Using Docker for Development

  2015-04-12



Docker is the new kid on the block. I believe it is going to change how we develop software. Over the past few months, I have been trying to fit Docker into my daily workflow. I finally cracked the formula. It is amazing how easy it is. We are going to piece together make, docker, and docker-compose (formerly known as fig) to streamline the workflow.

For the purpose of this article, we are going to assume we have a web application which needs a postgres database as the backend. With the power of docker and docker compose, we can quickly spin up the database quickly.

Let’s just say you already have the following Production Dockerfile configured.

FROM kennethzfeng/dockerize-python:2.7.8-onbuild


EXPOSE 8000

ENV APPLICATION_ENV Production

CMD ["gunicorn", "app:app", "--worker-class", "gevent", "-b", "0.0.0.0:8000"]

You need to create a development version of Dockerfile called it something like Dockerfile.dev. Since we are going to mount the repository on the host machine to the web container instead of copying them over to the container on every signle build, this not only will save us tons Of time when building images, but also will serve as our hot reload.

Specifically, we mount the repository directory . on the host machine to /usr/src/app inside the web container.

FROM kennethzfeng/dockerize-python:2.7.8

RUN mkdir -p /usr/src/deps
WORKDIR /usr/src/deps
COPY requirements.txt /usr/src/deps/

RUN pip install -r requirements.txt

EXPOSE 8000

ENV APPLICATION_ENV Development
VOLUME /usr/src/app
WORKDIR /usr/src/app

CMD ["python", "run_dev.py"]

Building the Image

At the time of writing this, Docker Compose doesn’t support building image using any file other than the default Dockerfile. (If you find a way to do this, please let me know.) A workaround was using a Makefile goal to automate this.

docker_build_image:
    docker build -f Dockerfile.dev --name demo-app-dev .

Docker-Compose

Docker-Compose is very important to this whole workflow because it saves us from managing the container lifecycle ourselves.

For example:

# create the container
docker run --name abc demo-app-dev

# done with the container
# kill the container and remove the container
docker kill abc
docker rm abc

This is just for managing the web container. We are not even couting all of the other work you need to do with the database container and linking them together.

web:
  image: demo-app-dev
  volumes:
    - .:/usr/src/app
  ports:
    - "80:8000"
  links:
    - db

db:
  image: postgres:9.3
  ports:
    - "5432:5432"
  environment:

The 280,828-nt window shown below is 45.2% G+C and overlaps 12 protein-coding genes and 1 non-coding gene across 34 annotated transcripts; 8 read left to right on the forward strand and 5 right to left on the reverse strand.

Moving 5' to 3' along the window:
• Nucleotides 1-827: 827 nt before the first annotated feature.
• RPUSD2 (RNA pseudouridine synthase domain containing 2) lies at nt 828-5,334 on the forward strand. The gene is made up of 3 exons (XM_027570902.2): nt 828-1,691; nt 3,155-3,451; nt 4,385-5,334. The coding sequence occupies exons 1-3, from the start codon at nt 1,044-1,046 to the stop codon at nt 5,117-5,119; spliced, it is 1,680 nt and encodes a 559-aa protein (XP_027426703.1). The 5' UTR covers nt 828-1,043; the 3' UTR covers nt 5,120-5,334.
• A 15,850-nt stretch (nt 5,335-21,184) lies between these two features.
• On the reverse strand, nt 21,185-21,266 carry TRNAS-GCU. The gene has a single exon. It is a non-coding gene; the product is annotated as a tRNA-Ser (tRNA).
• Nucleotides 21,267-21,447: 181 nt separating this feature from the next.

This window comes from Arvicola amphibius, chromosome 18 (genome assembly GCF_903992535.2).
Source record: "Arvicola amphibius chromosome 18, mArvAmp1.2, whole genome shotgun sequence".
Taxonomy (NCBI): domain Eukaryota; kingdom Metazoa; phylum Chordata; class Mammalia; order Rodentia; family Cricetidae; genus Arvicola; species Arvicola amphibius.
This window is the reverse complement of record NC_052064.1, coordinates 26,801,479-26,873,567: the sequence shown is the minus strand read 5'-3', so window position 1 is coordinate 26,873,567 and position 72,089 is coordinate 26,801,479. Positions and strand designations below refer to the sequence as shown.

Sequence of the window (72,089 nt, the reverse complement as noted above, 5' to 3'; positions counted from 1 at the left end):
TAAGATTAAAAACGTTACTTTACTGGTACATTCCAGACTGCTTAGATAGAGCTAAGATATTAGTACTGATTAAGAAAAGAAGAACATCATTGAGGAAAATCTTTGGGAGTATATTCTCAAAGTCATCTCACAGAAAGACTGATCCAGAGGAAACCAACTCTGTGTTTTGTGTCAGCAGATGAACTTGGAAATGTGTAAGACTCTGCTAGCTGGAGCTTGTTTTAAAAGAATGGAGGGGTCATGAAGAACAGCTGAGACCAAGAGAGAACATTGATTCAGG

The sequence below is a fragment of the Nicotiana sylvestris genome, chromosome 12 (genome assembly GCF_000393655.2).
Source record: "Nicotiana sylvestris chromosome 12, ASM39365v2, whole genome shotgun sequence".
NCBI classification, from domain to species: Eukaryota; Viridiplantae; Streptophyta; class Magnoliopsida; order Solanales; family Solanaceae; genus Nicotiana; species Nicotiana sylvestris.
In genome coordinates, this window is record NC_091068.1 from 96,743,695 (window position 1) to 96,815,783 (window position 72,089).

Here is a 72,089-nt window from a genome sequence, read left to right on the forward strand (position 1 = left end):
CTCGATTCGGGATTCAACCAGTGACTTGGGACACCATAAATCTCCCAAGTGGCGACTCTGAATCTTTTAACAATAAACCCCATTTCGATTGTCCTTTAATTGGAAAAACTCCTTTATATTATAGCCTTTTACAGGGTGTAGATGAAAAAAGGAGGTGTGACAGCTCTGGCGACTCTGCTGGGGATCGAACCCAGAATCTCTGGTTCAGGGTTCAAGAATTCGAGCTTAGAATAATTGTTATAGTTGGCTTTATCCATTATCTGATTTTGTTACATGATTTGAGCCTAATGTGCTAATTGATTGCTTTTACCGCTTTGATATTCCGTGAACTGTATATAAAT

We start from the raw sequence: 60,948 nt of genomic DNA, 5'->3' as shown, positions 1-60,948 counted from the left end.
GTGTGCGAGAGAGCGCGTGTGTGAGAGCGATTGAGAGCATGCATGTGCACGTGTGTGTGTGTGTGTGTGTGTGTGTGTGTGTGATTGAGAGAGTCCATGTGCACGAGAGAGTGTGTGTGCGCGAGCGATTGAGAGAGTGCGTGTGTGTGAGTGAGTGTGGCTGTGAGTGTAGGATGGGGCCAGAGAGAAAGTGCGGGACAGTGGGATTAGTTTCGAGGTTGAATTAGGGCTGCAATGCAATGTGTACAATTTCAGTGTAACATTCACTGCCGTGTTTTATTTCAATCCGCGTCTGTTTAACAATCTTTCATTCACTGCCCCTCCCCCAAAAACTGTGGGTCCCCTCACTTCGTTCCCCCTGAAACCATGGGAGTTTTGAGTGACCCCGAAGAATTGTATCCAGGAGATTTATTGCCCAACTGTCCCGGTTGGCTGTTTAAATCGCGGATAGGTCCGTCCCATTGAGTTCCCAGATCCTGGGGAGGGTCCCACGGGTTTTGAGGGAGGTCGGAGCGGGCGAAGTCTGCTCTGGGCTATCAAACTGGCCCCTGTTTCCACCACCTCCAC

POSTGRES_USER: postgres
    POSTGRES_PASSWORD: ""
    PGPASSWORD: ""

With docker-compose, you can build up a quite a bit of automation with make which you can then treat the entire stack as a service that you can just do service up and service down.

app=demo-app

docker_dev_build:
    docker build -t $(app)-dev -f Dockerfile.dev .

docker_dev_up:
    docker-compose -f dev.yml up

docker_dev_rm:
    docker-compose -f dev.yml rm

Initial Setup

For initializing the database for the first time, we can set up have docker-compose execute the psql utility to create some databases for development and testing. In addition, I added the psql goal to give me quick access to the psql utility inside the container.

create_db:
	docker-compose -f dev.yml run db sh -c \
		'psql -h "$$DB_PORT_5432_TCP_ADDR" -p "$$DB_PORT_5432_TCP_PORT" -U "$$DB_ENV_POSTGRES_USER" -c "CREATE DATABASE core"'
	docker-compose -f dev.yml run db sh -c \
		'psql -h "$$DB_PORT_5432_TCP_ADDR" -p "$$DB_PORT_5432_TCP_PORT" -U "$$DB_ENV_POSTGRES_USER" -c "CREATE DATABASE test"'

psql:
	docker-compose -f dev.yml run db sh -c \
		'psql -h "$$DB_PORT_5432_TCP_ADDR" -p "$$DB_PORT_5432_TCP_PORT" -U "$$DB_ENV_POSTGRES_USER"'

Once we have all of the databases created, we can execute the init script from Python which will create all the tables. Also, I can run my unit test within the same environment.

init_db:
	docker-compose -f dev.yml run web python manage.py init

test:
	docker-compose -f dev.yml run web nosetests -v

Conclusion

With this approach, we can produce a reproducible environment for development and testing. Instead of using a different database such as SQLite, or setting up a local instance of Postgres which will like to change over time, we can reproduce the same environment rapidly using make, docker, and docker-compose.